The American Civil War was, as all wars are, affected not only by the men fighting on the battlefield, but by the women who served on the home front, in military hospitals, and occasionally next to men on the battlefield. Just as women influenced the war, the war changed the world in which the women lived. The women’s rights movement began shortly before the Civil War, and continued through the war, growing stronger as women were touched by the war, and longed for rights equal to men. Women supported men by donating supplies to the effort in both the North and the South. Women served as soldiers, worked in military hospitals, and spied to discover valuable information to aid their homeland. Women were a very valuable resource during the war, and the war was very influential on the way women lived their lives in America.
Before the Civil War, women’s roles in America were changing. Economic modernization caused the production of items previously made by women to occur outside of the home. In some cases, families needed women to work for wages in or out of the home.[i] In most cases, however, the men left for work while the women stayed at home to tend to the house and raise the children. This caused the existence of “separate spheres.”[ii] With this shift in production, the purpose of the home changed. Mothers were the source of love and nurturing for the children. When families became more centered on love and affection, midle class families started having fewer children.[iii] This, in turn, caused women to be able to be more active in society, since they were not constantly expecting or nursing a newborn.[iv]
In the early and middle 1800s, women moved out of the home and into the public sphere. Many unmarried women had little chance of being planters, and they were not hired in the city.[v] Most commonly, women worked from the home. Occupations that took place outside of their home were traditional feminie roles of seamstress, laundress, or nanny. Few women were able to acquire jobs in retail, and women with larger homes could open a boardinghouse.[vi] Women (and children) worked in factories for wages and served humanity, and were generally overlooked by others.[vii] In the North, the manufacturing of cloth items such as clothing moved from the home to factories. Northern women increasingly could purchase thred, cloth, and clothing, while the South had fewer factories, so clothing was made in the home.[viii] Southern women did not question their place in society and admired the traditional way of life on their plantations.[ix]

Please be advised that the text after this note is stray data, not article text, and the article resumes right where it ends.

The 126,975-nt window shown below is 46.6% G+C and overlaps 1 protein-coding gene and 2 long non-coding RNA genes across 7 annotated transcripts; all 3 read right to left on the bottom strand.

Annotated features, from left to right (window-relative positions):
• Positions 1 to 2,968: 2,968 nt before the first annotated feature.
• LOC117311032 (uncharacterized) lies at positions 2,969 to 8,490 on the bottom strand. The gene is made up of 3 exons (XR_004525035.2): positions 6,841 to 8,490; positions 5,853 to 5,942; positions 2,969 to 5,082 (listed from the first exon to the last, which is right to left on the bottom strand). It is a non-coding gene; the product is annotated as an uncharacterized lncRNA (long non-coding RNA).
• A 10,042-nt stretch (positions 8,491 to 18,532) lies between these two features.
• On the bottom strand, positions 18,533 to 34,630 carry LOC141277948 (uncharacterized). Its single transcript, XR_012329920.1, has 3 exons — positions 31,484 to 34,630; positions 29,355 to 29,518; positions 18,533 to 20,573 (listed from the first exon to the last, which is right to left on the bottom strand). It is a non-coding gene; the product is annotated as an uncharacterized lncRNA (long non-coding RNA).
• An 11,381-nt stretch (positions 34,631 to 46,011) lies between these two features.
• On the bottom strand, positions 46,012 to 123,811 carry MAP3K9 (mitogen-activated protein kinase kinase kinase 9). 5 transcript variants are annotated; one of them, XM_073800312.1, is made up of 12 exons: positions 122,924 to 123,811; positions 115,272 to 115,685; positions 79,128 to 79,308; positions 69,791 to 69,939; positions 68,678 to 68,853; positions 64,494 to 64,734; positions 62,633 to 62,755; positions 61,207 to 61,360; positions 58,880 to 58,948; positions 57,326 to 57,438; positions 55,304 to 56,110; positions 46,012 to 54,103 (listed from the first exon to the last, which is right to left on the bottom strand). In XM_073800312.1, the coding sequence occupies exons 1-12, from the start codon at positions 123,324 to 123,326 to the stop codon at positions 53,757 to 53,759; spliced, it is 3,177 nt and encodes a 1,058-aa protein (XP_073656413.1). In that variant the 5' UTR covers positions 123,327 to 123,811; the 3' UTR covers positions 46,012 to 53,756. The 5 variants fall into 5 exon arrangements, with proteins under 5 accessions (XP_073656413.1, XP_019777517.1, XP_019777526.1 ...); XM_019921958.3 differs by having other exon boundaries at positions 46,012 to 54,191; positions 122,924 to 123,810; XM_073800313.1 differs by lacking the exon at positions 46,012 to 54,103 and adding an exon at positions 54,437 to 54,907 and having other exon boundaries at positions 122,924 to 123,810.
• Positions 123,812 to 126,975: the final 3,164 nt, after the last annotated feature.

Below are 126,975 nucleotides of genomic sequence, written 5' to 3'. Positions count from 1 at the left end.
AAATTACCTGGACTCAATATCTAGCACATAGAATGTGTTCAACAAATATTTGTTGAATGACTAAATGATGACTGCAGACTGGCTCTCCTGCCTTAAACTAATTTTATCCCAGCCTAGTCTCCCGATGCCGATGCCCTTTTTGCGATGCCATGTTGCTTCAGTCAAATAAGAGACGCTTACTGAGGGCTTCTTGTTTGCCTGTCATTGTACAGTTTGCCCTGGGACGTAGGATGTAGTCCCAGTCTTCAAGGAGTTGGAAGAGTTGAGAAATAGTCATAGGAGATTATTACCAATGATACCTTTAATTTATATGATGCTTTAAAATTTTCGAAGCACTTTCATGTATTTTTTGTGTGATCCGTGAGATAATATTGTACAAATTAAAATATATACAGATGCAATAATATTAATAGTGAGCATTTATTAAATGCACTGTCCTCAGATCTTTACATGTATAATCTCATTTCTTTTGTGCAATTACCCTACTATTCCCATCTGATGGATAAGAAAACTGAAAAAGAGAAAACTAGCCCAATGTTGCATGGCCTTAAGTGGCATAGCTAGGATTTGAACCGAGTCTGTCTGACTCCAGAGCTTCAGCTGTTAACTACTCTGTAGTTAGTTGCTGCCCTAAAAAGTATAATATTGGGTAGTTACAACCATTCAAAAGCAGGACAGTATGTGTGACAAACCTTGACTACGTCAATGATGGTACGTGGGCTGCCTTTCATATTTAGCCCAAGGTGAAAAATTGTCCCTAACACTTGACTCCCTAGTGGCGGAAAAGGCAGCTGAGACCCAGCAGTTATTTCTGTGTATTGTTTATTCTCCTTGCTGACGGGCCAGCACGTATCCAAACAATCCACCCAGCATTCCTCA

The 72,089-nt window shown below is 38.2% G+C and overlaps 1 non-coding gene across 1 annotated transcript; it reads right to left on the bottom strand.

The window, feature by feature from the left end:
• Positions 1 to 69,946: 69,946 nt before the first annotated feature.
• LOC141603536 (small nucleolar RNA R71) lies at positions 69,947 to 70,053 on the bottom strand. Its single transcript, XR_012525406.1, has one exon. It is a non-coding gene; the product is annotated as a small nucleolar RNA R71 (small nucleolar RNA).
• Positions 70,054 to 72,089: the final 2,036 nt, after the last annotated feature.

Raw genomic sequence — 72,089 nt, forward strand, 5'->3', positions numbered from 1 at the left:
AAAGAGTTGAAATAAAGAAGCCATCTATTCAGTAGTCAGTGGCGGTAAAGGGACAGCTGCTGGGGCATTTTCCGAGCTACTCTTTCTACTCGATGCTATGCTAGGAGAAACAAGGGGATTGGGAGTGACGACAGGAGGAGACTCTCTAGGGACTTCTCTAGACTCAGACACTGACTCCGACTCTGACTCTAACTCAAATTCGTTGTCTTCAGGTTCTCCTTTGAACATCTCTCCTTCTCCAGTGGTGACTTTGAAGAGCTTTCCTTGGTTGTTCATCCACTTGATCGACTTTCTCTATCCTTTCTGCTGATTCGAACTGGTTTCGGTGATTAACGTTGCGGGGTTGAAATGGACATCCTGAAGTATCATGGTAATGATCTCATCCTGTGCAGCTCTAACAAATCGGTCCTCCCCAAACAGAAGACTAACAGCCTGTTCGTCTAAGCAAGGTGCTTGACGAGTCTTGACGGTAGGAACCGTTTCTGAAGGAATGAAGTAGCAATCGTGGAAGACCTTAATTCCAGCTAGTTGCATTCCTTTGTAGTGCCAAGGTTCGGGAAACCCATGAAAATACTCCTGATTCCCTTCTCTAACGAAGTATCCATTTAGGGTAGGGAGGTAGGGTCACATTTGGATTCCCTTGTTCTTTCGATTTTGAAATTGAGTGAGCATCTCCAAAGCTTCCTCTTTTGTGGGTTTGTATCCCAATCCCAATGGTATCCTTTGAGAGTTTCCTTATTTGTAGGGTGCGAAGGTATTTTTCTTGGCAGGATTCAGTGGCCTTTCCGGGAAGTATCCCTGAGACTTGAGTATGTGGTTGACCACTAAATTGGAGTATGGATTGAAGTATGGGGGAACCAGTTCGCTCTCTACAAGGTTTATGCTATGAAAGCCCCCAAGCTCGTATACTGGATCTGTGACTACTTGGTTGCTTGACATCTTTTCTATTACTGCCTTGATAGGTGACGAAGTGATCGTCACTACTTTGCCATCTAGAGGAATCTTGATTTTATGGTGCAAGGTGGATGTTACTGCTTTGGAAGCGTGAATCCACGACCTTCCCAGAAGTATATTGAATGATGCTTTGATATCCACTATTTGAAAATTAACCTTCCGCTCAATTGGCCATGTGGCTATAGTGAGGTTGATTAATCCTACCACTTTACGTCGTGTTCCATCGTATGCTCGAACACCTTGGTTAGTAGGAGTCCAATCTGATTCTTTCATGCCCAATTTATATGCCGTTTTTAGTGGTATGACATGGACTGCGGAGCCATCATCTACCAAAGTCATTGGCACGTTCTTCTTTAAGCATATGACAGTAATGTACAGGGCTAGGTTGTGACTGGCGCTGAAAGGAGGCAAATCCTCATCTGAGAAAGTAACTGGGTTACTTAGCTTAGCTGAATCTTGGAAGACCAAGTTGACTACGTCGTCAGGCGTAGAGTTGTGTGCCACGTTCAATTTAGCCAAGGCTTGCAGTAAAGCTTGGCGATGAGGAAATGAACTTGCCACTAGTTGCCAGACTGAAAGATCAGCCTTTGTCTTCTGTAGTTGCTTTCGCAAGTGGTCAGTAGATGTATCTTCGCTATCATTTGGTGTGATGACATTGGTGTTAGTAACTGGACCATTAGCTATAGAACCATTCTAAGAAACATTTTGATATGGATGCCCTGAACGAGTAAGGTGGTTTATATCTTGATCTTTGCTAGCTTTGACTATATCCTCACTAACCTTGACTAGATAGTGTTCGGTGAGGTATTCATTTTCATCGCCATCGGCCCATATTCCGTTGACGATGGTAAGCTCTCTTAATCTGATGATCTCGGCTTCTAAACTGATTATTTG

With fewer children and much less work at home, families sent their children to school more, and the public education system changed. The school became responsible for education and social skills. Women became more involved in the schooling system, and most teachers were women. Because of this, women needed to be educated, too.[x] Women found work as schoolteachers because the environment was safer and more comfortable than a factory.[xi] Other women worked as private music, dance, or art tutors. They did, however, make low salaries. Though women found employment as teachers and in factories and shops, they longed for a traditional family life.[xii]
Education was viewed different in the North and in the South. In the North, women were expected by intelligent and independent free thinkers, while Southern women were expected to use their intellect to make polie conversation and support their ladylike character.[xiii] Increasingly during the Antebellum period, women learned how to read. More families owned books and taught their children how to read.[xiv] Wealthy families may have had private libraries, from which daughters could read a variety of literature to maintain intellectual abilities.[xv] Though more women learned to read, many Southern women remained illiterate - some white women could not even write their own name.[xvi] Young women often preffered romantic novels that described a...
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